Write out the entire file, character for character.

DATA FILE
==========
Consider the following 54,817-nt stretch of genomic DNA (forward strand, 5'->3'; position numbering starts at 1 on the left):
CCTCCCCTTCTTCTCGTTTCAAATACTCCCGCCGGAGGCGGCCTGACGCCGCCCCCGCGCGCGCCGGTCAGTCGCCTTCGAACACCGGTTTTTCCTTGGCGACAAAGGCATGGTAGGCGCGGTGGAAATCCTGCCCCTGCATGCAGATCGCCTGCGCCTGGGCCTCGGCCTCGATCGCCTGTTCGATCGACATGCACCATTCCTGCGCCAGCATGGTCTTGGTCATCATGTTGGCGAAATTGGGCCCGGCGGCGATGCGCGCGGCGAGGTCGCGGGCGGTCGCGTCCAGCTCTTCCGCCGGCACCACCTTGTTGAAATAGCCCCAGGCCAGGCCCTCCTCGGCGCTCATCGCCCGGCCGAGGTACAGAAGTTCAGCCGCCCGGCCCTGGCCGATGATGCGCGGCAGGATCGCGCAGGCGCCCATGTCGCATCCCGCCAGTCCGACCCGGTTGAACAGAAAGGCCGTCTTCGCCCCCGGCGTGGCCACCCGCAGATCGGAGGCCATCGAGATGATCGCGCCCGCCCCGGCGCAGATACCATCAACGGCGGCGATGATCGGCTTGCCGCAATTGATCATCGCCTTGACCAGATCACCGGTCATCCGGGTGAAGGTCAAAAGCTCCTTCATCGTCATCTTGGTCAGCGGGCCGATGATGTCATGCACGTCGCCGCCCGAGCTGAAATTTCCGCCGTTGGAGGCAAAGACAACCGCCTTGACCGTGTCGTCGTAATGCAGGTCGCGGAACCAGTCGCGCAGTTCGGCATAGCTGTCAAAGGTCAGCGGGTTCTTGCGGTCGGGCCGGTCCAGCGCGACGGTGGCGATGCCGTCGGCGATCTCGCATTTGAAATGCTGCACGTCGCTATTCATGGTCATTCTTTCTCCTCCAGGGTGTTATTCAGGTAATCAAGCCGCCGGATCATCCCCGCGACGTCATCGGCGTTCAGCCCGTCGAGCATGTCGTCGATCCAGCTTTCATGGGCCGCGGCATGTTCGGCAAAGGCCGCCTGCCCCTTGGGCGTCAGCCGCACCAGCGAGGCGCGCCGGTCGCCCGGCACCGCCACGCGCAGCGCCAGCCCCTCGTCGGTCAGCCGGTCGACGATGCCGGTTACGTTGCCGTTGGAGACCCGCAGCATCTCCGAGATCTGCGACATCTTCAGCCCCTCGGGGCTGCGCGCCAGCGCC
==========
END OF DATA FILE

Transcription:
Consider the following 54,817-nt stretch of genomic DNA (forward strand, 5'->3'; position numbering starts at 1 on the left):
CCTCCCCTTCTTCTCGTTTCAAATACTCCCGCCGGAGGCGGCCTGACGCCGCCCCCGCGCGCGCCGGTCAGTCGCCTTCGAACACCGGTTTTTCCTTGGCGACAAAGGCATGGTAGGCGCGGTGGAAATCCTGCCCCTGCATGCAGATCGCCTGCGCCTGGGCCTCGGCCTCGATCGCCTGTTCGATCGACATGCACCATTCCTGCGCCAGCATGGTCTTGGTCATCATGTTGGCGAAATTGGGCCCGGCGGCGATGCGCGCGGCGAGGTCGCGGGCGGTCGCGTCCAGCTCTTCCGCCGGCACCACCTTGTTGAAATAGCCCCAGGCCAGGCCCTCCTCGGCGCTCATCGCCCGGCCGAGGTACAGAAGTTCAGCCGCCCGGCCCTGGCCGATGATGCGCGGCAGGATCGCGCAGGCGCCCATGTCGCATCCCGCCAGTCCGACCCGGTTGAACAGAAAGGCCGTCTTCGCCCCCGGCGTGGCCACCCGCAGATCGGAGGCCATCGAGATGATCGCGCCCGCCCCGGCGCAGATACCATCAACGGCGGCGATGATCGGCTTGCCGCAATTGATCATCGCCTTGACCAGATCACCGGTCATCCGGGTGAAGGTCAAAAGCTCCTTCATCGTCATCTTGGTCAGCGGGCCGATGATGTCATGCACGTCGCCGCCCGAGCTGAAATTTCCGCCGTTGGAGGCAAAGACAACCGCCTTGACCGTGTCGTCGTAATGCAGGTCGCGGAACCAGTCGCGCAGTTCGGCATAGCTGTCAAAGGTCAGCGGGTTCTTGCGGTCGGGCCGGTCCAGCGCGACGGTGGCGATGCCGTCGGCGATCTCGCATTTGAAATGCTGCACGTCGCTATTCATGGTCATTCTTTCTCCTCCAGGGTGTTATTCAGGTAATCAAGCCGCCGGATCATCCCCGCGACGTCATCGGCGTTCAGCCCGTCGAGCATGTCGTCGATCCAGCTTTCATGGGCCGCGGCATGTTCGGCAAAGGCCGCCTGCCCCTTGGGCGTCAGCCGCACCAGCGAGGCGCGCCGGTCGCCCGGCACCGCCACGCGCAGCGCCAGCCCCTCGTCGGTCAGCCGGTCGACGATGCCGGTTACGTTGCCGTTGGAGACCCGCAGCATCTCCGAGATCTGCGACATCTTCAGCCCCTCGGGGCTGCGCGCCAGCGCC